Forme's Untruth is the must have printed letterpress publication to own
Untruth is the subject of the first issue of Forme, a new letterpress publication, typographically exploring science’s explanations of the world around us by committing ink to paper.
Forme looks at how we navigate a world riddled with misinformation and fake news and as proof comes a commissioned feature from renowned cognitive neuroscientist Neil Garrett.
Garrett who is currently conducting research at Oxford University and at Princeton University is a scientist who explores "how valence – whether a piece of news is good or bad – influences the extent to which information is integrated and used to revise beliefs about ourself, our future and the future of those around us".
In his Forme feature Garrett reveals how our brains react to messages we suspect to be false and what motivates us to investigate further, even when we know we’re being lied to.
This is accompanied by examples of sensational newspaper headlines, absurd clickbait, tenuous urban myths and ambiguous fortune cookie messages, all with captions that expose their inaccuracies.
The pamphlet, which can also be displayed as a poster when unfolded, has been printed from hand-set and hot-metal type.
Printed letterpress, Forme refers to the locked-up arrangement of type inside a chase for printing.
The publication is the creation of Richard Ardagh of New North Press who was motivated by the curious minds of his daughters: ‘At what age do we stop being inquisitive? As adults we often forget to question what’s right under our noses.’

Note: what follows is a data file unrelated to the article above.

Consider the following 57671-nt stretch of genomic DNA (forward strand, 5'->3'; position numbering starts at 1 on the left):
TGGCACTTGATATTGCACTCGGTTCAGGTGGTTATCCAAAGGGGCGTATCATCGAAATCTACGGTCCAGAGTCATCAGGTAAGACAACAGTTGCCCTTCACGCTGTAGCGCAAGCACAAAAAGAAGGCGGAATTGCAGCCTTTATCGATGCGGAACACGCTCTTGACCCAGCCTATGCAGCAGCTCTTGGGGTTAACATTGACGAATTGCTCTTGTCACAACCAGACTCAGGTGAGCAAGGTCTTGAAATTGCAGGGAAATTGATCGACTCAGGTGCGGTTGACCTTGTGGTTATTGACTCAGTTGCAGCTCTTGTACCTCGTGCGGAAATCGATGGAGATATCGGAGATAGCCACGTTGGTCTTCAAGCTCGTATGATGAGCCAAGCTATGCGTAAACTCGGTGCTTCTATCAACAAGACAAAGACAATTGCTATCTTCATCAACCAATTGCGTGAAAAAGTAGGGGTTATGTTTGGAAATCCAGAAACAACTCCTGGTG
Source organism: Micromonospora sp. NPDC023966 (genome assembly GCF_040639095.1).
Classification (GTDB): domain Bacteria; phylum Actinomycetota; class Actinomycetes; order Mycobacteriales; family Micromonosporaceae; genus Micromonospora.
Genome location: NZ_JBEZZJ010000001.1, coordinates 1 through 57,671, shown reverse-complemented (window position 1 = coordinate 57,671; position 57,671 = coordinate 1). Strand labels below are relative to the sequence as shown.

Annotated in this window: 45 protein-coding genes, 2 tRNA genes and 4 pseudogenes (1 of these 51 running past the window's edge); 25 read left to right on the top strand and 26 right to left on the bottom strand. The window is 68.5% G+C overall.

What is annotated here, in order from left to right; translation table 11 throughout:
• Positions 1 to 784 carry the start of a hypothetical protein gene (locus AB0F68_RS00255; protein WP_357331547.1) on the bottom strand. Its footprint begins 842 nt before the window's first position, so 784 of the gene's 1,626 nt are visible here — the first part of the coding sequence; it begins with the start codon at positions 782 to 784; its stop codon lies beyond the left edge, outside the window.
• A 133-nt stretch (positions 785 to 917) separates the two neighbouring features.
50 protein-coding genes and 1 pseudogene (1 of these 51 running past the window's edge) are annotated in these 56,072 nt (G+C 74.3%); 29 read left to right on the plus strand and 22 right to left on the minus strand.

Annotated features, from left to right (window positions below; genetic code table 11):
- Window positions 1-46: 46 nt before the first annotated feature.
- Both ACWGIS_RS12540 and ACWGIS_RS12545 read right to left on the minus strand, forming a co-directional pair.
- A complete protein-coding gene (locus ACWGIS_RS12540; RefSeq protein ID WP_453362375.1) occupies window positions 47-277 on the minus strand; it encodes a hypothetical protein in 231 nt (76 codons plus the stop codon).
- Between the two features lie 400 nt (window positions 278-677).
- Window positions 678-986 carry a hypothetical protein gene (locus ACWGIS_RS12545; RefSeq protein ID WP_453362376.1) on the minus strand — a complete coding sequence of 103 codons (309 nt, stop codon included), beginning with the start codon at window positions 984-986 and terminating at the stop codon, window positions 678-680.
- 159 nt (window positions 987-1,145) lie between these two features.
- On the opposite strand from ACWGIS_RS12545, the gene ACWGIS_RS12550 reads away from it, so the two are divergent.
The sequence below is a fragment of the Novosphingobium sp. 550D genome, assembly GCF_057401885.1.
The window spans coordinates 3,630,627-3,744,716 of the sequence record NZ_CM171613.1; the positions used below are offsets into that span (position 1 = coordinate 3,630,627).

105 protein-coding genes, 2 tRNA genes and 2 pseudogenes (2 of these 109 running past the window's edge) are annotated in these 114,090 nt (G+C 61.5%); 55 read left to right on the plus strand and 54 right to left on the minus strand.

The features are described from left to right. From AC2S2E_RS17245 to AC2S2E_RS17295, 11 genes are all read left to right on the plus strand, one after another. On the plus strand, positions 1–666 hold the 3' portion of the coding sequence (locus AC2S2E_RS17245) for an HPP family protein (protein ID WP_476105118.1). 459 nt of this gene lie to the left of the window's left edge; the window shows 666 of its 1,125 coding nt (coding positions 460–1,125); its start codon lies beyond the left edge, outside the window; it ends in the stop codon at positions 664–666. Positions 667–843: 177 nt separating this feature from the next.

As a piece of independent editorial design, Forme aims to showcase scientific content in an engaging way, and in a format that will be treasured.
Established in 1986, New North Press was founded in New North Road, East London. New North Press practices the craft of traditional printing, in the form it took for over 500 years.
"Our studio is an Aladdin’s cave of traditional printing equipment and has been used as a location for films and documentaries. But it is a working space, not a museum, and we are proud to keep our library of wood and metal fonts and cast-iron presses alive through use. We are not a ‘private press’ and actively seek to collaborate on projects with companies and individuals, as well as sharing our facilities and knowledge of letterpress through regular teaching" notes NNP.
New North Press was founded by Graham Bignell and the partnership now includes Beatrice Bless and Richard Ardagh.
Graham has had over 40 years printing experience. Since 1973 he has editioned prints for the likes of Edward Bawden, Philip Sutton and Rupert Shepherd, and artists’ books such as Hamish Fulton’s No Talking for Seven Days, Ana Maria Pacheco’s Gargantua and Pantagruel and Mandy Bonnell’s Lamu. He has been an external letterpress tutor for Chelsea College of Art since 2002 and also runs a paper conservation studio.
Beatrice became an invaluable part of the team during preparations for our Reverting to Type exhibition in 2010. She has taught letterpress at Camberwell College and is an experienced children’s teacher having worked at Steiner schools. Her recent In Your Hands courses teaching local children craft skills have proved very popular.
Richard has been working with letterpress since 2006. In 2014 he commissioned A23D, a prototype 3D-printed letterpress font. He has taught at Central St Martins and also runs a graphic design practice.
Images: New North Press
Tags/ typography, Inspiration, information, printing, letterpress, poster, publication, editorial design, Forme, Untruth, New North Press, Richard Ardagh, Graham Bignell, Beatrice Bless, hand-set type, hot-metal type, wood fonts, metal fonts, cast-iron press, pamphlet, paper conservation, fake news, clickbait, Neil Garrett, Oxford University, Princeton University, Chelsea College of Art, Camberwell College, Central St Martins, New North Road, East London, Edward Bawden, Philip Sutton, Rupert Shepherd, Hamish Fulton, Ana Maria Pacheco, Mandy Bonnell, No Talking for Seven Days, Gargantua and Pantagruel, Lamu, Reverting to Type, A23D, 3D-printed letterpress font